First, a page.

Water testing and treatment
We test water all over the valley
To ensure that our water meets or surpasses federal drinking water standards, the Water District collects and analyzes water samples with more frequency than federal regulations require.
In 2016, water quality staff:
- Collected more than 56,400 water samples at locations all over the valley, from Lake Mead to Mt. Charleston
- Conducted more than 287,600 analyses of those samples
- Tested for more than 160 regulated and unregulated contaminants
Monitored water quality in "real time" 24 hours a day, 365 days a year
We also conduct extensive quality control sampling of our water distribution system, including reservoirs and pumping stations around the valley. New pipelines also are tested for bacteriological quality before they are accepted as part of the distribution system.
Although this type of sampling is not required by regulation, it's important for identifying the system's potential areas of weakness.
Water sampling stations
We manage 367 sampling stations where we draw water samples for required testing.
Some of these stations are above ground; others are installed in our customers' meter boxes to ensure that water quality is maintained all the way to the tap.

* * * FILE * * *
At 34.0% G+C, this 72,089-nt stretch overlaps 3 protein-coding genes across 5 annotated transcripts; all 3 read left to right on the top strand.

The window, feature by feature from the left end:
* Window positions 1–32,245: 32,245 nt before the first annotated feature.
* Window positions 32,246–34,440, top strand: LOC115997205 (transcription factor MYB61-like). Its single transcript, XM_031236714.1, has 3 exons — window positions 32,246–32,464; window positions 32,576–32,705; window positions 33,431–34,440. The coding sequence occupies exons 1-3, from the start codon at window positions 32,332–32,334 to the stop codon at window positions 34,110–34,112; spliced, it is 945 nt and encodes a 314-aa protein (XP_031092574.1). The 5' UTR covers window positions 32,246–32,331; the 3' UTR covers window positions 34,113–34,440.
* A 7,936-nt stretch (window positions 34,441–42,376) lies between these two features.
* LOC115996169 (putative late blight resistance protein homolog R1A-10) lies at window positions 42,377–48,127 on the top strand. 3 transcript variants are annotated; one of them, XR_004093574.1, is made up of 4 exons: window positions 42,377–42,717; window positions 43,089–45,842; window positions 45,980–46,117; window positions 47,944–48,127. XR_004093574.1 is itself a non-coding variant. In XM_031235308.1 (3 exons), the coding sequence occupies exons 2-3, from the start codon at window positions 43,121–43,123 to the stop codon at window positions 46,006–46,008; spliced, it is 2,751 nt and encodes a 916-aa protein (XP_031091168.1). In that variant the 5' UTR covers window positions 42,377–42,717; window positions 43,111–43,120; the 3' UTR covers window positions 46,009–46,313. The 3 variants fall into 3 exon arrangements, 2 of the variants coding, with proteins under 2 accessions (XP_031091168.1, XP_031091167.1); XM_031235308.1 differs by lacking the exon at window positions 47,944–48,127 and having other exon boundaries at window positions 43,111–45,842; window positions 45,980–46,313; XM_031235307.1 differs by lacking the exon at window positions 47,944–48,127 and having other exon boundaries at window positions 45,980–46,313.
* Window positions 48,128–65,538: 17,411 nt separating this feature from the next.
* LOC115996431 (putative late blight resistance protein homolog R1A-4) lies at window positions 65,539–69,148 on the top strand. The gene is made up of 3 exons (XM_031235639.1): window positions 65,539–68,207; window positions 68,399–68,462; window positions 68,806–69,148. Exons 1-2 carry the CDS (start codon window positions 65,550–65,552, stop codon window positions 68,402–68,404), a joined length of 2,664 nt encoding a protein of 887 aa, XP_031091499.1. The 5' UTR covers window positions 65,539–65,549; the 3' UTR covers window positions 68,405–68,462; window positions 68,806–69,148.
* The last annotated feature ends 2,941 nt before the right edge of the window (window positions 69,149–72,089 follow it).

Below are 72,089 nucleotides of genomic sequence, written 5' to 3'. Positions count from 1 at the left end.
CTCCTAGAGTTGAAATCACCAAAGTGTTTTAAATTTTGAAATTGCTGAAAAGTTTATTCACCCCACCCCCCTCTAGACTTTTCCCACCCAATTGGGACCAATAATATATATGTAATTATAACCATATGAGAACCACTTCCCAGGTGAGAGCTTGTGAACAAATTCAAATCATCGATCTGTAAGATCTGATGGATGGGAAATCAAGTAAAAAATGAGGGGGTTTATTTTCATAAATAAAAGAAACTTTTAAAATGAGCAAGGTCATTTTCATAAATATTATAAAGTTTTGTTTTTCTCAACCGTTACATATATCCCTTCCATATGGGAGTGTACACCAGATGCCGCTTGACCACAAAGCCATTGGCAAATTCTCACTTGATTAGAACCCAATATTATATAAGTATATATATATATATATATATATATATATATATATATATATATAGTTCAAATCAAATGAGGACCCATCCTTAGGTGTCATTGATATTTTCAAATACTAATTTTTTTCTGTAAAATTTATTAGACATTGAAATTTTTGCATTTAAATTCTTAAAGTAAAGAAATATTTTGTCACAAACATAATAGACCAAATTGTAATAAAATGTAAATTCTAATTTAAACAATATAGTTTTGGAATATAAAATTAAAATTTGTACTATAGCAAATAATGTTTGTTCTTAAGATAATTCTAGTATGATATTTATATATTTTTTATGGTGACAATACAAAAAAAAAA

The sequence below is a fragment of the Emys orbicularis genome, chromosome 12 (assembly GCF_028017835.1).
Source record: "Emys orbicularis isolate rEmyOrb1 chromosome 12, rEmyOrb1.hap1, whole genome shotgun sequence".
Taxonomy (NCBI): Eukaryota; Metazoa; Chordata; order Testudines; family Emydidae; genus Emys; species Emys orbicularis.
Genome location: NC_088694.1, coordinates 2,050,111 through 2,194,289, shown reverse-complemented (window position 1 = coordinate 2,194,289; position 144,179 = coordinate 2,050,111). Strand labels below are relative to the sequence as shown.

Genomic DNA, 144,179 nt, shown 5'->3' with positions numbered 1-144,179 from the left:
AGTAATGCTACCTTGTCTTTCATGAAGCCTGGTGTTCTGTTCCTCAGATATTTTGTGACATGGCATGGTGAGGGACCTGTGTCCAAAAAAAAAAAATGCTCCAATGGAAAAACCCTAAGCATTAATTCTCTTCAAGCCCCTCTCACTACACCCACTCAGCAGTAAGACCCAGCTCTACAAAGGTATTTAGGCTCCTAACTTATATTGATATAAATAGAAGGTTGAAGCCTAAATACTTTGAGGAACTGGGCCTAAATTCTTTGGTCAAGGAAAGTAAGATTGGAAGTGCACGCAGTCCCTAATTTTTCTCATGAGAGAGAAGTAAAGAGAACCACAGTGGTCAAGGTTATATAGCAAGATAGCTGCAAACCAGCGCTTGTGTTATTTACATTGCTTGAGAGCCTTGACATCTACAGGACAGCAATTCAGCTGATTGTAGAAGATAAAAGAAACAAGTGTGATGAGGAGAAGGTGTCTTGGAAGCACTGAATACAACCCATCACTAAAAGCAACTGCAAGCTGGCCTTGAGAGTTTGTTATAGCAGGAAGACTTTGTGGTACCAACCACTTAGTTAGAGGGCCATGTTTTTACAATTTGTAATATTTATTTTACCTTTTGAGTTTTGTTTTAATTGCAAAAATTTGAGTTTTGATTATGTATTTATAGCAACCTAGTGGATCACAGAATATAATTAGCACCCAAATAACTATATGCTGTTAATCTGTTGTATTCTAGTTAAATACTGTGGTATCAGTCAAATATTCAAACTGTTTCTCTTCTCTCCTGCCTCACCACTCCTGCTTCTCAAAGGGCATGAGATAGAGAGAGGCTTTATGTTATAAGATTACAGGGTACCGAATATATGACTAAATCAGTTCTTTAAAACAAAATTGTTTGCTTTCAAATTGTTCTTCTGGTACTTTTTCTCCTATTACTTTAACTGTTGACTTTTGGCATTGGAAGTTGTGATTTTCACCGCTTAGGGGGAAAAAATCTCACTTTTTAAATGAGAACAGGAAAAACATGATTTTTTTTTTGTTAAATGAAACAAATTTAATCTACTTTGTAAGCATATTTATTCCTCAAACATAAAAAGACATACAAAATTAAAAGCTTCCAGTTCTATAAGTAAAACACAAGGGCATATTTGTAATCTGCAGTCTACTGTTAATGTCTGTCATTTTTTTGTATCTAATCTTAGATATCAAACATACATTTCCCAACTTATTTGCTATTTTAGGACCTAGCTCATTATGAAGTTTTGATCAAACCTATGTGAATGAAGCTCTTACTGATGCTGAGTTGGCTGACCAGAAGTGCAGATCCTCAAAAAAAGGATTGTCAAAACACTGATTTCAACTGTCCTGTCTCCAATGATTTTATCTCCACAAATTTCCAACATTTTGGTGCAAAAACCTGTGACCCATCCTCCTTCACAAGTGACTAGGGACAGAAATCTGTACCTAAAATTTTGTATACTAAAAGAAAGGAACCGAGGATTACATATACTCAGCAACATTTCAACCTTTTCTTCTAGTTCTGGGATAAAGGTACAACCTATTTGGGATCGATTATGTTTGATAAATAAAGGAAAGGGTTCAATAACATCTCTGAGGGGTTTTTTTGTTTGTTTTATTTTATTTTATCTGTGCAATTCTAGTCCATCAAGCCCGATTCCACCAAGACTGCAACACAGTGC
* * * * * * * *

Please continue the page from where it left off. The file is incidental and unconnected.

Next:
NOTE: Our employees will NEVER ask to enter your home to collect a water sample from your tap. Please see our "How to identify our employees" page for more information.
We treat drinking water to ensure its quality
Nearly 90 percent of our drinking water comes from the Colorado River via Lake Mead. The remainder comes from a deep groundwater aquifer beneath the Las Vegas Valley, which we use primarily during summer months to meet peak demand.
Treating water from Lake Mead
Water drawn from Lake Mead is treated at the Southern Nevada Water Authority's Alfred Merritt Smith Water Treatment Facility or the River Mountains Water Treatment Facility.
The treatment process begins with disinfection.
Water is disinfected using ozonation, a treatment process that destroys bacteria and other microorganisms through an infusion of ozone. Ozone is a gas produced by subjecting oxygen molecules to high electrical voltages.
Next, the water is aerated to reduce odors and increase the water's oxygen content.
Microscopic particles are then combined through a process called flocculation. These larger, combined particles are removed through the use of a multi-layered filter composed of anthracite coal, silica sand and garnet sand.
As the water leaves the water treatment facilities, chlorine is added to protect it on the way to customers' taps. It also is treated to minimize pipeline corrosion.
Because it is naturally filtered, water drawn from the groundwater basin is simply treated with chlorine as it enters the distribution system.
For more details about how our water is treated to ensure its quality and safety, visit the Southern Nevada Water Authority website, SNWA.com.